Four hardy perennials were recently awarded national recognition. All of these plants are hardy in USDA Zone 4 and one is hardy in Zone 3. The All-America Selections and Perennial Plant Association awards are compiled from many locations across the U.S.

Look for these new plants in garden centers next spring and enjoy their benefits in your garden.
How All-America Selection plants are judged Since 1932 the All-America Selections program has trialed annual flowers and vegetables in numerous locations throughout the U. S. Winners are grown for one year and then awarded the coveted AAS selection.

An independent panel of judges put this year's plant contenders through their paces...and once the "AAS Winner" label goes on it, it's like a stamp of approval.

In 201…

Protect plants from winter animal browsing

A reminder to all Yard and Garden News readers (and anyone else ) who struggle with animals feeding on your plants during the winter! Our multiple feet of snow last winter left people off-guard and plants chewed, scraped and girdled by loss of the cambium layer that lies just beneath tree and shrub bark.

The cambium layer is important because it contains vessels know as the phloem that transport sugars, generated through photosynthesis in the leaves, to the roots. Once chewed through, these vessels are damaged and transport of sugars no longer is possible.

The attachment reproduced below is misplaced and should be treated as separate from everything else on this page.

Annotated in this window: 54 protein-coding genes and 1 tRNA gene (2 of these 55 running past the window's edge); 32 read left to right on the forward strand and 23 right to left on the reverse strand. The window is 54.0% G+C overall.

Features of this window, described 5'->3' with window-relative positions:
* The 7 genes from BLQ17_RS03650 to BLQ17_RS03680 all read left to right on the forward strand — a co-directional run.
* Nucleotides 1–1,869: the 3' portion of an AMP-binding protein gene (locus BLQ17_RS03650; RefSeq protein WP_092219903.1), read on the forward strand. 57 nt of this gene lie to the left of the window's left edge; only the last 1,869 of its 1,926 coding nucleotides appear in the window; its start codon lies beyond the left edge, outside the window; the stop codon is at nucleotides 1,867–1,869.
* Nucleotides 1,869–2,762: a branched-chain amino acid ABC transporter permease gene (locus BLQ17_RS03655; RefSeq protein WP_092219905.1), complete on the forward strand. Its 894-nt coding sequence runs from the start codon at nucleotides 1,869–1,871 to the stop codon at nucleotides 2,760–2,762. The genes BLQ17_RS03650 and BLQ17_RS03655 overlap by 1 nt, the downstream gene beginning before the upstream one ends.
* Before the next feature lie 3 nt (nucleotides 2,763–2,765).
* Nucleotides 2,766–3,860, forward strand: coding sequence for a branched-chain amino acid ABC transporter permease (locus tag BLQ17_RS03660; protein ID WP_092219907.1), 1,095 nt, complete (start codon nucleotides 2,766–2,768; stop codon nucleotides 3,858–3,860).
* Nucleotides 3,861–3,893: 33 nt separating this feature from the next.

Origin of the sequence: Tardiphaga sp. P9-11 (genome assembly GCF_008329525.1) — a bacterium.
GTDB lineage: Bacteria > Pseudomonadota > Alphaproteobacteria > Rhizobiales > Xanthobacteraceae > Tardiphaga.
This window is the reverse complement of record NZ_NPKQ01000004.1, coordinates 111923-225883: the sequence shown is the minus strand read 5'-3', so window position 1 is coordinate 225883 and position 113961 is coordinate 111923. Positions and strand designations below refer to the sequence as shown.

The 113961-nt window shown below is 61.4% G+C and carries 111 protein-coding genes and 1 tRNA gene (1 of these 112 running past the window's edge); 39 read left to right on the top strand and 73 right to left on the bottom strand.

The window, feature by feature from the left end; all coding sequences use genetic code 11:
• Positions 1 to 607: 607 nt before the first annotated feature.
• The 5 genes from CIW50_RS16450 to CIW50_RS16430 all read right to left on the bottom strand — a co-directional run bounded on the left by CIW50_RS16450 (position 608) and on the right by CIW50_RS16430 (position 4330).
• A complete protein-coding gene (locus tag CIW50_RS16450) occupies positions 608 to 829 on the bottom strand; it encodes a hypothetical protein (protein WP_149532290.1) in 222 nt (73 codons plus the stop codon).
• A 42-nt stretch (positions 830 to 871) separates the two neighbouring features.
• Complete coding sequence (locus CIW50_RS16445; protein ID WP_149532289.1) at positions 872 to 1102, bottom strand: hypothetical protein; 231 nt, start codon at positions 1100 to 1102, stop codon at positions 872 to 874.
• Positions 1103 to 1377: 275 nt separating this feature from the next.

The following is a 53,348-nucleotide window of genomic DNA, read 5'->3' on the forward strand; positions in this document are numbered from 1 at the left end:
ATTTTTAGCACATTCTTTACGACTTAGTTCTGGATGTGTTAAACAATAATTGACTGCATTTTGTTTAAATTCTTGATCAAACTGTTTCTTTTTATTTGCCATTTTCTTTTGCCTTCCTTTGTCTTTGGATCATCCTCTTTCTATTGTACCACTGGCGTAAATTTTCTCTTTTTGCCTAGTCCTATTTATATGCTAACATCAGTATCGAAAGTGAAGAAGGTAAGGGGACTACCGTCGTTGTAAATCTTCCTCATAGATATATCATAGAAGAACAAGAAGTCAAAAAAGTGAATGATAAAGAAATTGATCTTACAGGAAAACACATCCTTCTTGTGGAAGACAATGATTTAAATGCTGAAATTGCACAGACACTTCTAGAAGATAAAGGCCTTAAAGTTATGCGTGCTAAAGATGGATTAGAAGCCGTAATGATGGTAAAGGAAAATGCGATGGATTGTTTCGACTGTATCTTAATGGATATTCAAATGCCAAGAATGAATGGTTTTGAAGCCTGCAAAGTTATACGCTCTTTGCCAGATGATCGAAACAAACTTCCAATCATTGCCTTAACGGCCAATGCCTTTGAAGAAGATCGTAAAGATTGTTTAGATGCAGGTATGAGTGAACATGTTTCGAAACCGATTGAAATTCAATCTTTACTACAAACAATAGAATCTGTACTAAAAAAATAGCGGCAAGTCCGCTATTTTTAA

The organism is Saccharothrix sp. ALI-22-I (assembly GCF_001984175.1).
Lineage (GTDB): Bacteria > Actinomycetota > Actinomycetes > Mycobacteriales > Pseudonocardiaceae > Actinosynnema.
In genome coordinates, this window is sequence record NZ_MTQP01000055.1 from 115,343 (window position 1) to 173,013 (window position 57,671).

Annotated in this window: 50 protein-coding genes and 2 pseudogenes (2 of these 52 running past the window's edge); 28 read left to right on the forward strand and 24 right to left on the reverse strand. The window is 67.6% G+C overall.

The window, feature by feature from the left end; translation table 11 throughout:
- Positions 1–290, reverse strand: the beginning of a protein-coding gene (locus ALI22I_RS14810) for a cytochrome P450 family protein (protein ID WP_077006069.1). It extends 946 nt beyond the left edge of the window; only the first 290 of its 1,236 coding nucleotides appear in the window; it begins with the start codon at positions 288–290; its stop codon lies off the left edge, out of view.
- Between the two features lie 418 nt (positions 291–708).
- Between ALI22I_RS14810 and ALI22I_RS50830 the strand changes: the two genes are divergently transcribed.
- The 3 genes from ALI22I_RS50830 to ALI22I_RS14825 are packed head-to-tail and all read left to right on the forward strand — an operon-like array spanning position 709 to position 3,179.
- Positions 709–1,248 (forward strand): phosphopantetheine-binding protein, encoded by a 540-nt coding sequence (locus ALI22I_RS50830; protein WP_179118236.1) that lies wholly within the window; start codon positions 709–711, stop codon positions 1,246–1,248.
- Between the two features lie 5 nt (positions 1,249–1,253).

How to protect your plants Predicted decent weather over the next week makes this a good time to fence your trees, shrubs and other woody plants animals may choose to gnaw on this winter.

A few tips to keep in mind:
Use plastic white tree guards to protect young, thin-barked trees from animal browsing which can girdle the tree and kill it.The small grid and sturdy construction of hardware cloth makes it a very good choice for fencin…

Become a Smarter Gardener in 2019: How to Identify a Cultivar

Many of us have a beautiful plant in our garden (or our neighbor’s garden) that we just can’t identify. We know what the plant is, a daylily for example, but not which daylily. Your friends keep asking, “What is that plant?”

So how do you figure out what to ask for at the nursery?

Cultivars are plants of a shared genus (e.g. oaks or dahlias, etc.) that are bred by humans for a specific reason like larger flowers or a nice smell.